So for example, if you go beyond 64GB of RAM on a GCP provider for data nodes, each capacity increment step will be 64GB, and a new node will be added on each step.
There are different machine sizes for the different node types pre-configured to be aligned with the best practices. For example, dedicated master-eligible nodes will only be included if more than 6 data nodes are generated across the entire cluster, and the maximum amount of RAM assignable is 17GB per node. Kibana nodes are max 8GB of RAM, so if you set a capacity of 32GB, then 4 nodes will be generated.
Hot data and content tier
Hot tier is where we will have the data we search the most. If you are using data streams, here is where the writing indices live. We will have the most powerful machines here, with the highest disk-to-RAM ratio, and the highest number of CPUs per RAM unit.
For our example of 7 days of hot data, and 150GB of data per day, we can safely choose 1.41TB, 32GB of RAM and 8vCPU. That will give us ~400GB room for growing space (~1.41TB – 7x150GB).
We set 3 zones because we want high availability. This setting will generate 3x32GB nodes.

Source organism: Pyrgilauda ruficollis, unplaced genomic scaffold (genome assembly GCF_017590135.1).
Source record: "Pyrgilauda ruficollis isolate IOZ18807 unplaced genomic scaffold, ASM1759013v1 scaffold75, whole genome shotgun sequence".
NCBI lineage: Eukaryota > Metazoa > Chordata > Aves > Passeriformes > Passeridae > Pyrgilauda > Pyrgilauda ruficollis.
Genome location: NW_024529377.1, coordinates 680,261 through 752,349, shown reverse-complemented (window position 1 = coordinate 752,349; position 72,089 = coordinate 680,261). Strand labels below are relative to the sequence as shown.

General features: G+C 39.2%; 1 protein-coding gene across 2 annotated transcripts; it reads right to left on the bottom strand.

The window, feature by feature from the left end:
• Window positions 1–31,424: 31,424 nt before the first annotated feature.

Warm data tier
Read-only and less searched data goes here. Per our requirements, we need to have 23 days of data here. This setting will generate 3x32GB nodes, 23 days of data would use 3.45TB so we have plenty of space to grow.
Cold/frozen data tier
We need to have the rest of the data here (323 days) so we need at least 48.45TB of disk space.
At this point we don’t care about the search speed like the other tiers because we are not searching this data frequently, perhaps only for an occasional report or an audit task, so it’s fine if the search results take a few seconds if that will save the company significant costs.
Cold and frozen tiers leverage snapshots, storing part of the data outside the Elastic cluster in a data repository like AWS S3 or GCP Cloud Storage, and mounting to the Elastic cluster when needed. This is called a searchable snapshot.
In the cold tier, you use your nodes to store the primary shards, and the replicas are stored in an object repository (S3 and similar), which is cheaper. If something happens with a node, the data will be recovered from the data repository which lives outside the cluster. This task is done by mounting a searchable snapshot, which is much faster than doing a full snapshot restore operation.